A Brief Introduction to Apache Cassandra NoSQL

Apache Cassandra is a highly scalable, high-performance distributed database designed to handle large amounts of data across many commodity servers, providing high availability with no single point of failure. It is a type of NoSQL database.

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NoSQL Database

A NoSQL database (sometimes called as Not Only SQL) is a database that provides a mechanism to store and retrieve data other than the tabular relations used in relational databases. These databases are schema-free, support easy replication, have simple API, eventually consistent, and can handle huge amounts of data.

The primary objective of a NoSQL database is to have

  • simplicity of design,
  • horizontal scaling, and
  • finer control over availability.

NoSql databases use different Data Structures compared to relational databases. It makes some operations faster in NoSQL. The suitability of a given NoSQL database depends on the problem it must solve.

Types Of NOSQL Databases

There are four general types of NoSQL databases, each with their own specific attributes:

1. Graph database – Based on graph theory, these databases are designed for data whose relations are well represented as a graph and has elements which are interconnected, with an undetermined number of relations between them. Examples include: Neo4j and Titan.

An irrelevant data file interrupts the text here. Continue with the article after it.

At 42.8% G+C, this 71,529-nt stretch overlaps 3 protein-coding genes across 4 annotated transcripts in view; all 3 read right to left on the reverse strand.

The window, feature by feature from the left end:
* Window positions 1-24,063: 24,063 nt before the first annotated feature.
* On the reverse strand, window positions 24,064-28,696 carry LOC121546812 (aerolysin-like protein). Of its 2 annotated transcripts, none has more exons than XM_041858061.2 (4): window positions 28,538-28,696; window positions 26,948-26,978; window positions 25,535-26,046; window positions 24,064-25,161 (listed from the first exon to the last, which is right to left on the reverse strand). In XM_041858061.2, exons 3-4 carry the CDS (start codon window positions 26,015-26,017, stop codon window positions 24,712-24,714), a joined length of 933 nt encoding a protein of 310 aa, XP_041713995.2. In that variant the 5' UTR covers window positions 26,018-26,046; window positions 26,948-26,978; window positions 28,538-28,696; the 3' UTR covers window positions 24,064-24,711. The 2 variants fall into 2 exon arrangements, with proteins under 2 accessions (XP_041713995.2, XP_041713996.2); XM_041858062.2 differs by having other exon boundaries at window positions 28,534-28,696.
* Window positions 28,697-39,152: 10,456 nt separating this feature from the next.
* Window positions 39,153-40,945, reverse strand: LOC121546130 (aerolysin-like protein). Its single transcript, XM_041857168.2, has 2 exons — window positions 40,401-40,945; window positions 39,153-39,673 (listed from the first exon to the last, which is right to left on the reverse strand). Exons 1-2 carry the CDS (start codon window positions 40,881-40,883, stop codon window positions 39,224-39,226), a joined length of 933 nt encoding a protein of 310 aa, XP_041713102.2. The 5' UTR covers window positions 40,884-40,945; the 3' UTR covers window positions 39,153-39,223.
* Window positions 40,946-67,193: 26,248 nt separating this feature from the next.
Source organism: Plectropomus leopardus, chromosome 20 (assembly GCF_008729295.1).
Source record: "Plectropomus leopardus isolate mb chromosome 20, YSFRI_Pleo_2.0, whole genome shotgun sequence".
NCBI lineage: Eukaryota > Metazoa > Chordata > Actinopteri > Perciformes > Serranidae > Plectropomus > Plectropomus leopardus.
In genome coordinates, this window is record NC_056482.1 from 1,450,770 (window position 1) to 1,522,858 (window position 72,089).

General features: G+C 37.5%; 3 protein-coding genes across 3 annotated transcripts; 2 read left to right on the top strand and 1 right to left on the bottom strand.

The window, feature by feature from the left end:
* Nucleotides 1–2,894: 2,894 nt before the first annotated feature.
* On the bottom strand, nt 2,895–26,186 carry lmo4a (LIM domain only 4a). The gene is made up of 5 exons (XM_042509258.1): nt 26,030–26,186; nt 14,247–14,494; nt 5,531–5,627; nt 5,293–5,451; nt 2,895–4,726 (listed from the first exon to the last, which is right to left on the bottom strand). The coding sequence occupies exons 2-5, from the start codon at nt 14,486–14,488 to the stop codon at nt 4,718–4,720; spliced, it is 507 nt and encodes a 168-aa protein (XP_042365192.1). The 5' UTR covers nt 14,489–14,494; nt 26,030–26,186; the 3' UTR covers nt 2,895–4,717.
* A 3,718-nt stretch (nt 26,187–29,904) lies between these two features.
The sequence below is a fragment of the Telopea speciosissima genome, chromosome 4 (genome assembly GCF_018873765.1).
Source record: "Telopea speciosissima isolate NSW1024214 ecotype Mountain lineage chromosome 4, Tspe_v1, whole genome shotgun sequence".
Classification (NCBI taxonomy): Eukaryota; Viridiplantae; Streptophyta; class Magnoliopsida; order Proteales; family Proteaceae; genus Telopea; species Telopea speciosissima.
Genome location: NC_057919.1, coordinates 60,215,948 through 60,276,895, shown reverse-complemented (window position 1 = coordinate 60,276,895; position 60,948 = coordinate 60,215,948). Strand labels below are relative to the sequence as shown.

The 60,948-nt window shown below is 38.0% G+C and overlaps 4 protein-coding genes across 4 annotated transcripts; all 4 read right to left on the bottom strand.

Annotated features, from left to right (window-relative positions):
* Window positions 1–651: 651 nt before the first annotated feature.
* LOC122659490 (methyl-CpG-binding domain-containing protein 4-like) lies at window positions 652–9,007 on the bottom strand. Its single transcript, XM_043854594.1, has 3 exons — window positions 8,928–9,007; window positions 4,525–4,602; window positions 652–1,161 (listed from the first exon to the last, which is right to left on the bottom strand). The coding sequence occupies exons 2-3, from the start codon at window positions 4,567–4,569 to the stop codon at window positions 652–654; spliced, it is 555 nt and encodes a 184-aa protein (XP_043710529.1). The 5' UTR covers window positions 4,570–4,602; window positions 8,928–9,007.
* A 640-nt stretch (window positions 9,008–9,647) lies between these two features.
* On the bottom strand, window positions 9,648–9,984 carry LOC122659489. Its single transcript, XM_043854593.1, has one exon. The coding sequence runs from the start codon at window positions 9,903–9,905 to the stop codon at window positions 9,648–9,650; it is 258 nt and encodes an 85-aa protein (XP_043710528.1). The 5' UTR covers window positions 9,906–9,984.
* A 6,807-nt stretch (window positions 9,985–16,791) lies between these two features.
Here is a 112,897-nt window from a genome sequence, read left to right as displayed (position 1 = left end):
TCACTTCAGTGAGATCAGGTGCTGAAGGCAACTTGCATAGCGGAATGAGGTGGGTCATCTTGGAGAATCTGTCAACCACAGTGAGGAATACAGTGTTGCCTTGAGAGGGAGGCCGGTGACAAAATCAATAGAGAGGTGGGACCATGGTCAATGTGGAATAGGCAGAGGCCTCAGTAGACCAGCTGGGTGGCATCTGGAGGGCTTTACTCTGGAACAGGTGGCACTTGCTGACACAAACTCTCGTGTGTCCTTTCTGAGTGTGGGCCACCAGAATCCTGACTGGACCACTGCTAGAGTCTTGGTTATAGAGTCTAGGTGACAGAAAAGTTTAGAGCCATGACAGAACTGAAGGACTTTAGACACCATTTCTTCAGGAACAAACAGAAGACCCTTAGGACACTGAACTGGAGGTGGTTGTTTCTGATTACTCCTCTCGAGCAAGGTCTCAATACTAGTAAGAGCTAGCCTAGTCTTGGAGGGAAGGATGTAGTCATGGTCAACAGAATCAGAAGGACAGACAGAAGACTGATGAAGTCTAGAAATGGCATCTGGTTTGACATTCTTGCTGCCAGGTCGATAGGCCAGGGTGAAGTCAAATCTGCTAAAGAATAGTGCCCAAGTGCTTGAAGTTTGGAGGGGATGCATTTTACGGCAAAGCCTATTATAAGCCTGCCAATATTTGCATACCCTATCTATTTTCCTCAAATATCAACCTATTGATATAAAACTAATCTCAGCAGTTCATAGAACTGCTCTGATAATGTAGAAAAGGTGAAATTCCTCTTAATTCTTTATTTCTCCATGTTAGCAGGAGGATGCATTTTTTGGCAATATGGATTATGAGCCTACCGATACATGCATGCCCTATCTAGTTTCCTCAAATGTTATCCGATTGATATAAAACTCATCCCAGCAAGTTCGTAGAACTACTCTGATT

2. Key-Value store – we start with this type of database because these are some of the least complex NoSQL options. These databases are designed for storing data in a schema-less way. In a key-value store, all of the data within consists of an indexed key and a value, hence the name. Examples of this type of database include: Cassandra, DyanmoDB, Azure Table Storage (ATS), Riak, BerkeleyDB.

3. Column store – (also known as wide-column stores) instead of storing data in rows, these databases are designed for storing data tables as sections of columns of data, rather than as rows of data. While this simple description sounds like the inverse of a standard database, wide-column stores offer very high performance and a highly scalable architecture. Examples include: HBase, BigTable and HyperTable.

4. Document database – expands on the basic idea of key-value stores where “documents” contain more complex, in that, they contain data and each document is assigned a unique key, which is used to retrieve the document. These are designed for storing, retrieving, and managing document-oriented information, also known as semi-structured data. Examples include: MongoDB and CouchDB.

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The following table lays out some of the key attributes that should be considered when evaluating NoSQL databases.

Datamodel Performance Scalability Flexibility Complexity Functionality
Key-value store High High High None Variable (None)
Column Store High High Moderate Low Minimal
Document Store High Variable (High) High Low Variable (Low)
Graph Database Variable Variable High High Graph Theory

A NoSQL Example – Apache Cassandra

Apache Cassandra(tm) is a massively scalable open source NoSQL database delivering continuous availability, linear scale performance, operational simplicity and easy data distribution across multiple data centers and cloud availability zones. Cassandra was originally developed at Facebook and sports a design combining capabilities from Amazon’s Dynamo and Google’s Bigtable architectures; it was open sourced in 2008.

What Makes Cassandra Ideal for Modern Online Applications